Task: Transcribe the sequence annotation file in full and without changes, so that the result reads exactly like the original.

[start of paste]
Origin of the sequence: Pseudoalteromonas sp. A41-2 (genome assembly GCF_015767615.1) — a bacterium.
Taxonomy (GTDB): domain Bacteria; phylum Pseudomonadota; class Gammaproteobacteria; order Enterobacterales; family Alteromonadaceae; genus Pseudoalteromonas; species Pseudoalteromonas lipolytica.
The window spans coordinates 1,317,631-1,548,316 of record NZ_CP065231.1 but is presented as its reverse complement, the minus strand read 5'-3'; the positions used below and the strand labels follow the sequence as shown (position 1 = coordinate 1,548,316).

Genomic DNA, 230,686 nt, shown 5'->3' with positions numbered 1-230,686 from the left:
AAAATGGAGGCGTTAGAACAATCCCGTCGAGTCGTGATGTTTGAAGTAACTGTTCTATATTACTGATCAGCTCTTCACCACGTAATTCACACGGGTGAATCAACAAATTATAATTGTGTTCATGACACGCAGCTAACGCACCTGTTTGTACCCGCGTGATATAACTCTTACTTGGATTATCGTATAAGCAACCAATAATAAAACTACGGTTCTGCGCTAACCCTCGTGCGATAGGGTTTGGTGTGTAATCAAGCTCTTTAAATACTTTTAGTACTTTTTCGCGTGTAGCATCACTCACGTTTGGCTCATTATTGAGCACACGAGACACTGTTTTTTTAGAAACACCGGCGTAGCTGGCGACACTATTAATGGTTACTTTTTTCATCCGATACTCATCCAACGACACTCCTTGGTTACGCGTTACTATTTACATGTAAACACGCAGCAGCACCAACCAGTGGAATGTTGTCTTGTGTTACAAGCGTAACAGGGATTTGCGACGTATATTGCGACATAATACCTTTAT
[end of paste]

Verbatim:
Origin of the sequence: Pseudoalteromonas sp. A41-2 (genome assembly GCF_015767615.1) — a bacterium.
Taxonomy (GTDB): domain Bacteria; phylum Pseudomonadota; class Gammaproteobacteria; order Enterobacterales; family Alteromonadaceae; genus Pseudoalteromonas; species Pseudoalteromonas lipolytica.
The window spans coordinates 1,317,631-1,548,316 of record NZ_CP065231.1 but is presented as its reverse complement, the minus strand read 5'-3'; the positions used below and the strand labels follow the sequence as shown (position 1 = coordinate 1,548,316).

Genomic DNA, 230,686 nt, shown 5'->3' with positions numbered 1-230,686 from the left:
AAAATGGAGGCGTTAGAACAATCCCGTCGAGTCGTGATGTTTGAAGTAACTGTTCTATATTACTGATCAGCTCTTCACCACGTAATTCACACGGGTGAATCAACAAATTATAATTGTGTTCATGACACGCAGCTAACGCACCTGTTTGTACCCGCGTGATATAACTCTTACTTGGATTATCGTATAAGCAACCAATAATAAAACTACGGTTCTGCGCTAACCCTCGTGCGATAGGGTTTGGTGTGTAATCAAGCTCTTTAAATACTTTTAGTACTTTTTCGCGTGTAGCATCACTCACGTTTGGCTCATTATTGAGCACACGAGACACTGTTTTTTTAGAAACACCGGCGTAGCTGGCGACACTATTAATGGTTACTTTTTTCATCCGATACTCATCCAACGACACTCCTTGGTTACGCGTTACTATTTACATGTAAACACGCAGCAGCACCAACCAGTGGAATGTTGTCTTGTGTTACAAGCGTAACAGGGATTTGCGACGTATATTGCGACATAATACCTTTAT